2001-05-19 / Columnists

School Scope

School Scope

MS 53 in Far Rockaway has become the cover boy for what a school should not be, thanks to a front-page expose in last Sunday’s Newsday.

In fact, if suspension rates are used as the major indicator of what it means to be a "violent school," then two of the "most violent" schools in Queens are in Rockaway.

While the average middle school in the city has a suspension rate of 81.8 suspensions per thousand students (during the ’99-’00 school year), MS 198 (in Arverne) had a rate of 230.1 suspensions per thousand students – more than three times the average. MS 53 (in Far Rockaway) had a rate of 177.1 suspensions per thousand students, slightly more than twice the average.

To be fair, I have to say that I believe that not all of those suspensions are the old, "out-of-school" suspensions that are no longer politically correct. In fact, the majority of the suspensions in this district are "in-house" suspensions, where a student is placed in an "alternative setting" in the school building for the term of his or her suspension.

The fact remains, however, that each of those suspensions were meted out for some incident that was deemed to be bad enough to remove the student from the mainstream, even for a short period of time.

I was a staff member at MS (then, IS) 53 for more than a dozen years, from the early 1980’s until the mid 1990’s. Both of my kids graduated from the school. We had our problems at the school. We lived through the "Five Percenter’s" and through the school’s transformation from a middle class school to a minority school.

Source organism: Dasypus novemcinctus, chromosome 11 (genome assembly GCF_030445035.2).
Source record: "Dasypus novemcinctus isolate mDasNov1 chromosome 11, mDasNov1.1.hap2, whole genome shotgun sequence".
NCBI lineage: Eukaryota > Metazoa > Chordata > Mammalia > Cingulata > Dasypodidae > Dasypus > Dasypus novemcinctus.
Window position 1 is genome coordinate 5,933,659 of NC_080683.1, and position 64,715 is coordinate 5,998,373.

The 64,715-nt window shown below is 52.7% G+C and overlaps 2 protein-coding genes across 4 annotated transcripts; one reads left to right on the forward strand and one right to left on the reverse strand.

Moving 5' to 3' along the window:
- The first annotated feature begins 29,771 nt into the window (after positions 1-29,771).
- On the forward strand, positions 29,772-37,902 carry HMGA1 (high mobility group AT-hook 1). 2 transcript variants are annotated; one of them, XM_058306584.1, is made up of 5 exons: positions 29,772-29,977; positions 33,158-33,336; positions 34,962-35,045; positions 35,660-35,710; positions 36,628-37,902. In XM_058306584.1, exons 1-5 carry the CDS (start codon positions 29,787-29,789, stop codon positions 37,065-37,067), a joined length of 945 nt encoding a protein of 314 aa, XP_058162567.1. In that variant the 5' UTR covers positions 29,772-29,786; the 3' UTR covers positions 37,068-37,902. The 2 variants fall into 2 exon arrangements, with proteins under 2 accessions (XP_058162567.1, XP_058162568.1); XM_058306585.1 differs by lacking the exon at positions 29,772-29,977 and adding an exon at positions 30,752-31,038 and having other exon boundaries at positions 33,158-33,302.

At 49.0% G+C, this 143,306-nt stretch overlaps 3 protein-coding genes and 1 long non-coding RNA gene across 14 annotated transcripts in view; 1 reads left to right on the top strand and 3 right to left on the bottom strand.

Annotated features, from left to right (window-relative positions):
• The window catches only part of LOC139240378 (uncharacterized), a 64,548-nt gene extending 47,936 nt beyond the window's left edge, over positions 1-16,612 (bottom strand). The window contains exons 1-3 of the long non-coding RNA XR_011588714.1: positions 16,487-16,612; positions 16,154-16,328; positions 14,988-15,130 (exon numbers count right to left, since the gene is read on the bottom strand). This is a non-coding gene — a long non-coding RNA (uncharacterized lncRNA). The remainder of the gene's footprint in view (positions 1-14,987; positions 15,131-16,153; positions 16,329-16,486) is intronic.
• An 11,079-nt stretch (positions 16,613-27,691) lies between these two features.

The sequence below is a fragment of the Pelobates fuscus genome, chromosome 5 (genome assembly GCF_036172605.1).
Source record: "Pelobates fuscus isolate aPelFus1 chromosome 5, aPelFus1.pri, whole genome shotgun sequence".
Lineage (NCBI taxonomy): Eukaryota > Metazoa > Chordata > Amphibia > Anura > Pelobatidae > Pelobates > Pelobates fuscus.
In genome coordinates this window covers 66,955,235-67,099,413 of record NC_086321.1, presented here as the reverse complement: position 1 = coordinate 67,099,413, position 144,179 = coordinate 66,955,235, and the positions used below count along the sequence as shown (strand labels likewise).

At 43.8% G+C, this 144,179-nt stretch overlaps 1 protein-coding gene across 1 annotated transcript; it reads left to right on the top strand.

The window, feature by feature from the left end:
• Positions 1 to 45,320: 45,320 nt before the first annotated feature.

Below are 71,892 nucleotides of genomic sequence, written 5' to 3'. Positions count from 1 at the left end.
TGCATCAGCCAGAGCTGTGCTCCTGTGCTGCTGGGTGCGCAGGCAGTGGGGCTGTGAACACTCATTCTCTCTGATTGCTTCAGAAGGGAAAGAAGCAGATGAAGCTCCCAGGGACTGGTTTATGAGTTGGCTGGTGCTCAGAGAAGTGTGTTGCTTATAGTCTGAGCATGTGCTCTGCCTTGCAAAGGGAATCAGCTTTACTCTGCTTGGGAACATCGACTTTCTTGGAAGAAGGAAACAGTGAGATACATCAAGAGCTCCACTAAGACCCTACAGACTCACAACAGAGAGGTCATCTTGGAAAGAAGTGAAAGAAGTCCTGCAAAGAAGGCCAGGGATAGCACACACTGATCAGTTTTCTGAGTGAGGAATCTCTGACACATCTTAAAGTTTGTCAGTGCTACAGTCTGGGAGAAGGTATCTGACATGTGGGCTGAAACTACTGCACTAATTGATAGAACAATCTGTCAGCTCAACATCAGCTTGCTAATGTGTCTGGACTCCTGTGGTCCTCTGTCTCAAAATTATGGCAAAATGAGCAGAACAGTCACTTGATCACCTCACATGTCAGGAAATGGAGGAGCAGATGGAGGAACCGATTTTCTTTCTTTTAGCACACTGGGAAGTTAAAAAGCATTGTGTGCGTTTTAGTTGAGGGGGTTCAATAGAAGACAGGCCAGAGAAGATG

It never was, however, as bad as it seems to be today, judging from the Newsday article and from speaking with people who still teach at the school.

The Newsday article points to several incidents where one student was attacked by several other students. One student was physically scarred by the ordeal. Another was psychologically scarred and refuses to return to the school.

"In fact, a dozen different children, all claiming they were injured or assaulted in the school over the past three years currently have lawsuits against MS 53," the article says. "It is one of the most frequently sued schools in the city."

The article also points out that many of the students who perpetrated the assaults were never even suspended for their part in the events.

The former principal of IS 53 was forced to retire by superintendent Matt Bromme shortly after he took office. She had been a long-time assistant principal in the building and the parents badly wanted her as its principal.

The parents refused to accept any other candidate and she was appointed by the then superintendent, Brenda Isaacs, right after the new state governance law took away the school board’s right to appoint school supervisors.

By all accounts, she proved to be a disaster in the job, a supreme example of the "Peter Principle," which posits that many people rise at least one step above the level of their competency.

Bromme removed her, and in her place he put a man who had been a principal in another district.

When he left his spot as a principal in another district (at a better school), I questioned those who knew him why he would leave there to come to Rockaway. I was told that he was "looking for a challenge," and that the job meant more money for him.

Neither made sense. I called some contacts in his old district and was told that he was "asked to find another district," by that district’s superintendent.

That makes more sense. District 27 seems to be picking up lots of people from other districts.